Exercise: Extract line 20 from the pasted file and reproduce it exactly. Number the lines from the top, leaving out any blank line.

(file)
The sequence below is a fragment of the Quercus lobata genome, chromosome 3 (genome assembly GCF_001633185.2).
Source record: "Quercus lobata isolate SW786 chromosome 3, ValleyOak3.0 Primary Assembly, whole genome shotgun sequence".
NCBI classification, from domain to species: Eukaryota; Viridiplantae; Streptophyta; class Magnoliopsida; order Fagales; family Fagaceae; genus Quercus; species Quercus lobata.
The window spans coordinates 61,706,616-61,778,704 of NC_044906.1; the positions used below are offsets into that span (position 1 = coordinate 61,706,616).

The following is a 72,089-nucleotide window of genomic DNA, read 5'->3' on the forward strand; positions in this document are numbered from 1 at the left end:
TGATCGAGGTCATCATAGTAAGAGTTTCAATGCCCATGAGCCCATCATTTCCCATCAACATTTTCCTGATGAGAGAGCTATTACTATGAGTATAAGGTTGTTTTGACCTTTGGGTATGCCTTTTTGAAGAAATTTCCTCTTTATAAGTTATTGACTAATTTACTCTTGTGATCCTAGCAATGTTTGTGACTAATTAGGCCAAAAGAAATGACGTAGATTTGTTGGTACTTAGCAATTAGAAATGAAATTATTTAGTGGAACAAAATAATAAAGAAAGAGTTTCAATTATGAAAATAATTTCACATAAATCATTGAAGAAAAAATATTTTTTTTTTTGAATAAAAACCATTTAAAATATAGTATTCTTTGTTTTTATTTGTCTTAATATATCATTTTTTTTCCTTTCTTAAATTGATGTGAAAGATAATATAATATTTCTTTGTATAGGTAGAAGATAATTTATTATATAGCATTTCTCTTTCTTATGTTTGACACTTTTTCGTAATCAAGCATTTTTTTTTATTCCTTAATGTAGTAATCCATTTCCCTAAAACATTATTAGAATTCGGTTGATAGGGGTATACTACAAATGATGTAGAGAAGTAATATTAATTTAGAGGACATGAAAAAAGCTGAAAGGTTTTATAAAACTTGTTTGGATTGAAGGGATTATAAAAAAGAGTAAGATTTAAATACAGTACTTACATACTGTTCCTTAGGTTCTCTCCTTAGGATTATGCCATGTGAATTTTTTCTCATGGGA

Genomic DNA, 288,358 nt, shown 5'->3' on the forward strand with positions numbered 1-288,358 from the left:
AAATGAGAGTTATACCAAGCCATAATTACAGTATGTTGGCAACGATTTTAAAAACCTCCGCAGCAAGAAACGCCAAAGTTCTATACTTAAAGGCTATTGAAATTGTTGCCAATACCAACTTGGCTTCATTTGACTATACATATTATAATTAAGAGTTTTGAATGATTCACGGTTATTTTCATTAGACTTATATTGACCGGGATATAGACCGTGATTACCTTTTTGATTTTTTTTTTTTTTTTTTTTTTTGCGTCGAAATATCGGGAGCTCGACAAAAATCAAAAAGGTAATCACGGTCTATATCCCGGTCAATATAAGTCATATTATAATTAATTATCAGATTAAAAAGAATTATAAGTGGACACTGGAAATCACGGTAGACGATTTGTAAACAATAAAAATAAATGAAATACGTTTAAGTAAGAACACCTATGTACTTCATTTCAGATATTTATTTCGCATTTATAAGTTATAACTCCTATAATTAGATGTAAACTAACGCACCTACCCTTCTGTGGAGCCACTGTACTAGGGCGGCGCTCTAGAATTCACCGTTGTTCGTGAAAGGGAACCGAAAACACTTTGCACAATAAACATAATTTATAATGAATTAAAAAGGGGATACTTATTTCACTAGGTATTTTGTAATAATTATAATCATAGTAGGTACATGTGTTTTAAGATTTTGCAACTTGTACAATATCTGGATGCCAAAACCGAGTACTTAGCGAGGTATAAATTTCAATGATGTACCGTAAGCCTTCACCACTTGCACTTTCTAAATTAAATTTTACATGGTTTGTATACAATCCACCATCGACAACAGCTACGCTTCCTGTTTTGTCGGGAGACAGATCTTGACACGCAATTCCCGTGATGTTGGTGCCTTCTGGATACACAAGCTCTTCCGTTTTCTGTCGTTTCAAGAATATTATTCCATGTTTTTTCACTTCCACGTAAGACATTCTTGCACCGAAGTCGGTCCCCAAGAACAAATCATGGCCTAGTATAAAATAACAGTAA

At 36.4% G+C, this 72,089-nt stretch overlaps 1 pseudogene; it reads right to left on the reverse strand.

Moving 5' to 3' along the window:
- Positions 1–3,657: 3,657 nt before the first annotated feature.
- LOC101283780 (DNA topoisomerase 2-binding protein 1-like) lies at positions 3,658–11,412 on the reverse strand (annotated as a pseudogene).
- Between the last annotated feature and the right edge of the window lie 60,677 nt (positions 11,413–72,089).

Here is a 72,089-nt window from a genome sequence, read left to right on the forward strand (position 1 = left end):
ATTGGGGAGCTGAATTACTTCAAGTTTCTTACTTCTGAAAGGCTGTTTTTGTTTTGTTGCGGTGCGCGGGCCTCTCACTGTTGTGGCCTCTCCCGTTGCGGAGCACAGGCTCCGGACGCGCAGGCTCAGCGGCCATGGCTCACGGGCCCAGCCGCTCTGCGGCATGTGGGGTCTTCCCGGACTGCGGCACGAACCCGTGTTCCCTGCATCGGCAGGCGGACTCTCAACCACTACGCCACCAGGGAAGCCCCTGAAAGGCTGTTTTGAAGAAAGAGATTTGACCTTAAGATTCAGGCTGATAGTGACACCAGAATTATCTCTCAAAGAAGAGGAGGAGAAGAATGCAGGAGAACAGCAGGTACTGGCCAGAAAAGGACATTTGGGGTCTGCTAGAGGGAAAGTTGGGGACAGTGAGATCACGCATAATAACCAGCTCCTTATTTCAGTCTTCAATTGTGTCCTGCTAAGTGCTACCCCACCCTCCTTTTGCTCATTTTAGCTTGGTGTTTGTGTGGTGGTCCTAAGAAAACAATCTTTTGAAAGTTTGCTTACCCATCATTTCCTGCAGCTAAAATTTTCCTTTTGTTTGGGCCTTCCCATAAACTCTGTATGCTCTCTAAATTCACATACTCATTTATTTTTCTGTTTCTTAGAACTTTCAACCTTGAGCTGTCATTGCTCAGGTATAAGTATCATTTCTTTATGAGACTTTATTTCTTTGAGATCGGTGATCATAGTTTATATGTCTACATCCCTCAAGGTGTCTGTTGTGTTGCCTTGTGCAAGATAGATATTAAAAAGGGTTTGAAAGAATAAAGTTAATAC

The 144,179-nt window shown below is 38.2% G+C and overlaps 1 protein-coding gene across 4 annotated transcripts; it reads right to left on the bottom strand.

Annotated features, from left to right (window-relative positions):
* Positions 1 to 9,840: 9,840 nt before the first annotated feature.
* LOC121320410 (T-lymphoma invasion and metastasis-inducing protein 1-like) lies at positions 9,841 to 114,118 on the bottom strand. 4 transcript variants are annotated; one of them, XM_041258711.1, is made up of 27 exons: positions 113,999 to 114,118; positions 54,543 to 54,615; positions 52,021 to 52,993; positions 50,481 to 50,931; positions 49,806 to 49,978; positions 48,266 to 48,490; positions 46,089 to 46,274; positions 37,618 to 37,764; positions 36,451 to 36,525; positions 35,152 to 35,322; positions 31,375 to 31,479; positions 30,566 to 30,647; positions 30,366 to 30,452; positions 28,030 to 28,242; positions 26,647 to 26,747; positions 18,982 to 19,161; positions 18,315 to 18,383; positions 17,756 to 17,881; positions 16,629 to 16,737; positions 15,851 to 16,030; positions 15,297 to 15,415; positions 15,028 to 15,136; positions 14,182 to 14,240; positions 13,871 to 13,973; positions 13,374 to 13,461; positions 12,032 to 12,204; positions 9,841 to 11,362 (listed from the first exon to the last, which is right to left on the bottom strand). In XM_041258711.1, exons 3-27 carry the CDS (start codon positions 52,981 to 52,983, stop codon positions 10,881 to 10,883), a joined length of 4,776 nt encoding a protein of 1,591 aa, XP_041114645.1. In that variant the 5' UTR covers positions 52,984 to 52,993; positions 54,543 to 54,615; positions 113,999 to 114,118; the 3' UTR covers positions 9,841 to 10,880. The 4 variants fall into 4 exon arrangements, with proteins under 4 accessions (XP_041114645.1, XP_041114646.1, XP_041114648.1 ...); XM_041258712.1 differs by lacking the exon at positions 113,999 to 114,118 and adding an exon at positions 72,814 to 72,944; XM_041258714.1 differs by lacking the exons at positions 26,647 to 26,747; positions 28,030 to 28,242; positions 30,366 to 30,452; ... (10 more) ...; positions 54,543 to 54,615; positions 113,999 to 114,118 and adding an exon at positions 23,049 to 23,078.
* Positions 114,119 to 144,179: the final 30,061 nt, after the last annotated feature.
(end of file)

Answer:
* Positions 114,119 to 144,179: the final 30,061 nt, after the last annotated feature.